By 2:30 p.m., five hours into the garage sale, I sold one item, a Saturday Night Fever Soundtrack CD for $1.00.
My reservations about having a garage sale were now justified. It was a colossal waste of time and energy! The attention it took to store, clean, organize, price, set up and finally box up and cart away items for a garage sale just wasn’t worth it. Not to mention the Sunday afternoon spent waiting for customers that would never arrive.
I had heard the same warning over and over from other people who were minimizing their belongings and getting rid of unwanted items. “If you don’t need the money, just donate your things straight away, a garage sale just isn’t worth it.”
Although I didn’t need the money, for some reason I just couldn’t heed this advice. Perhaps it’s my stubborn streak or maybe it was because I felt that all the time, effort and money spent accumulating this stuff over the years just had to be worth something.
The garage sale was a bust and the glassware, knick- knacks, albums, DVD’s, frames, etc. would have to be boxed up and brought to a donation center. By now I was completely detached from my old things and I even began to despise them. THEY WERE TAKING UP TOO MUCH OF MY TIME.
The very reason I began to minimize is so that I could spend more time doing what I wanted. Sitting out in the hot sun for six hours with no ocean or lake in sight certainly wasn’t what I had in mind. I was so over the garage sale and all the things I was trying to sell. I just wanted to get rid of them. They no longer brought me joy.
As my thoughts began to shift to boxing everything up, I wondered if giving everything away right here in my driveway would change anything. I honestly doubted it, since the items were so cheap to begin with, but I figured I had nothing to lose. The more I was able to get rid of, the less I would have to lug to the donation center.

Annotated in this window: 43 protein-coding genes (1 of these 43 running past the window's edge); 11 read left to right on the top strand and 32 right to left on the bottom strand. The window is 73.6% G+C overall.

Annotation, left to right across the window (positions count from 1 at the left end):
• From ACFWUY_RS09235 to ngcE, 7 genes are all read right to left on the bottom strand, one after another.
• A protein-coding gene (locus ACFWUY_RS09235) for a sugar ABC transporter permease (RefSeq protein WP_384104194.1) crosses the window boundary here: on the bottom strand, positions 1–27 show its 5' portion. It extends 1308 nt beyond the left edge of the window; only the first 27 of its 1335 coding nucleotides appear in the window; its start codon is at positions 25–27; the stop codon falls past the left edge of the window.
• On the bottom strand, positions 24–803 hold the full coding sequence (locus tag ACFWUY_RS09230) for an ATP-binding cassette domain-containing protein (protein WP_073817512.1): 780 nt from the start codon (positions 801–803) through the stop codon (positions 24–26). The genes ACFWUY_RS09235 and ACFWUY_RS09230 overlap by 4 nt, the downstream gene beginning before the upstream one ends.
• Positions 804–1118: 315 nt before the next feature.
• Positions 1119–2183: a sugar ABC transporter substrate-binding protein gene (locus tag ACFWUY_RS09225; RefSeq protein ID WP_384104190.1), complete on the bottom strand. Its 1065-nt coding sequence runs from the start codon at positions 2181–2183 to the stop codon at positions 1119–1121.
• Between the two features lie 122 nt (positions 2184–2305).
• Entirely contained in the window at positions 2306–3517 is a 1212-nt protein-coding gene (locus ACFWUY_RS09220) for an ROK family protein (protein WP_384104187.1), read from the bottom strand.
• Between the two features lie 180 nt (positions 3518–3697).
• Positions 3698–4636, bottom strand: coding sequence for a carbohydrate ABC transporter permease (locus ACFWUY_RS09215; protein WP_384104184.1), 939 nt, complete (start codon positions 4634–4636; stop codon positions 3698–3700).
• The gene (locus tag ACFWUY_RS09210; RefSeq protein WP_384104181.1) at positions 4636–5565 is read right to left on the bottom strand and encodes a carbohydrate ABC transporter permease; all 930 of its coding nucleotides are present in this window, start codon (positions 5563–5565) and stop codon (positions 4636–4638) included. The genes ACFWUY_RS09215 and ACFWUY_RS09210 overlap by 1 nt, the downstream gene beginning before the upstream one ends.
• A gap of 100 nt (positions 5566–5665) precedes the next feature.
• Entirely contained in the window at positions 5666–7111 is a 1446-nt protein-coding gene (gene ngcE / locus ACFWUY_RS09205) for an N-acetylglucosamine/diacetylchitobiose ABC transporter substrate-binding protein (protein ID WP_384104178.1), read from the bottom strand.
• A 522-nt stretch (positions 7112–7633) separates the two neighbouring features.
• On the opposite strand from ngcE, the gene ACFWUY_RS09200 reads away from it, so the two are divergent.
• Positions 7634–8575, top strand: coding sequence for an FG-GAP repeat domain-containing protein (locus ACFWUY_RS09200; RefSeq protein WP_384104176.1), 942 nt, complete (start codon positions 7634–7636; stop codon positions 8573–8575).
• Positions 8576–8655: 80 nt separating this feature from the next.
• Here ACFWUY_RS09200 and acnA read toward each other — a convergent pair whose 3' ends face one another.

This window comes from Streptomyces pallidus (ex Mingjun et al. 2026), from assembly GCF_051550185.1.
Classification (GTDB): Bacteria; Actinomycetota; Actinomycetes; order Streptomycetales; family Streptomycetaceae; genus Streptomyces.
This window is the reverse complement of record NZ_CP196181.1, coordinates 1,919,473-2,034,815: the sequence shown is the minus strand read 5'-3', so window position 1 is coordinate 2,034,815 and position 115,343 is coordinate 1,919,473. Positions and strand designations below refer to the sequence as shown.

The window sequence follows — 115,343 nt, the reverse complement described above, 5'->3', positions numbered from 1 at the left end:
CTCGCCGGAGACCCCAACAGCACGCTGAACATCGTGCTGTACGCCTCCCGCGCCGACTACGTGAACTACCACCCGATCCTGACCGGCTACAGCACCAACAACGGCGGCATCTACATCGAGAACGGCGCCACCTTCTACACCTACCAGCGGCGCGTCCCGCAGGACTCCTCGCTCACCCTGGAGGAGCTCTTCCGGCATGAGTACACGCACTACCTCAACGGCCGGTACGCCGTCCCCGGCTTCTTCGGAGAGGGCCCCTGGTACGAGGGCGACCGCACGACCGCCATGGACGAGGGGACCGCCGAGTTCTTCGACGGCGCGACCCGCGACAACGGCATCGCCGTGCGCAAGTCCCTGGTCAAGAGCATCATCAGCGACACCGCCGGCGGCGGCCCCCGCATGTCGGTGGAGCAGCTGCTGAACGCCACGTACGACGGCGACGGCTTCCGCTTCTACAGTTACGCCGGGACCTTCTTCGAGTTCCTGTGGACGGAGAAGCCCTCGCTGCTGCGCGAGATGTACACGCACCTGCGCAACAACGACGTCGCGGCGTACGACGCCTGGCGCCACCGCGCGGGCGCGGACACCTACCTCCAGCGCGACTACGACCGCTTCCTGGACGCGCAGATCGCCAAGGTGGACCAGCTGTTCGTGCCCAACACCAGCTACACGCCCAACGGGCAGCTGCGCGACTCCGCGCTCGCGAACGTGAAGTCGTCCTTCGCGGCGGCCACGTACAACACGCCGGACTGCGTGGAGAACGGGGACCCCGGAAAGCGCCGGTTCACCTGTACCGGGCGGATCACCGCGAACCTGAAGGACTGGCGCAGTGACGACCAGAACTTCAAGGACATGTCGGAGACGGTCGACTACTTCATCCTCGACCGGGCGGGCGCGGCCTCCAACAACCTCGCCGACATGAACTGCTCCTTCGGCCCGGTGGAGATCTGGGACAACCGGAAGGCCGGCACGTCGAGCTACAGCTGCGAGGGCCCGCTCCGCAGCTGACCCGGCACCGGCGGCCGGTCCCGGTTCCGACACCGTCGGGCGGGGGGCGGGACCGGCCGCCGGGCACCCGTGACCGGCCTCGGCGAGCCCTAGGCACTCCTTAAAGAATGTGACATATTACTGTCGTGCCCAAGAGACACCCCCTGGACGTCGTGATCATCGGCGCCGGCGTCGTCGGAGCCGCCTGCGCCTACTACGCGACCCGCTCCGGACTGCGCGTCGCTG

My daughter and I taped up a new sign which read, “All items FREE.”
Things began to change immediately. Not only did the new sign attract enough customers in the next hour and a half to take away about fifty percent of my stuff, but the entire mood shifted. At first people were skeptical and wondered what the “catch” was. Once we reassured them that there was no catch, their disbelief lifted. They became excited, and happy and were so appreciative to get something for free. Families spent time talking with us and carefully picking out items that they wanted.
In turn, their happiness made me happy. I would have never thought that what started as a pretty regrettable process (other than the time spent with my husband and my daughter)would end on such a positive note! As we packed up for the day, I smiled to myself realizing the lesson learned.
Always be open to new experiences, especially when things don’t go as planned or as expected. Sometimes they work out better than one could ever imagine.
I laughed as I thought, “My old stuff brought me joy one last time!”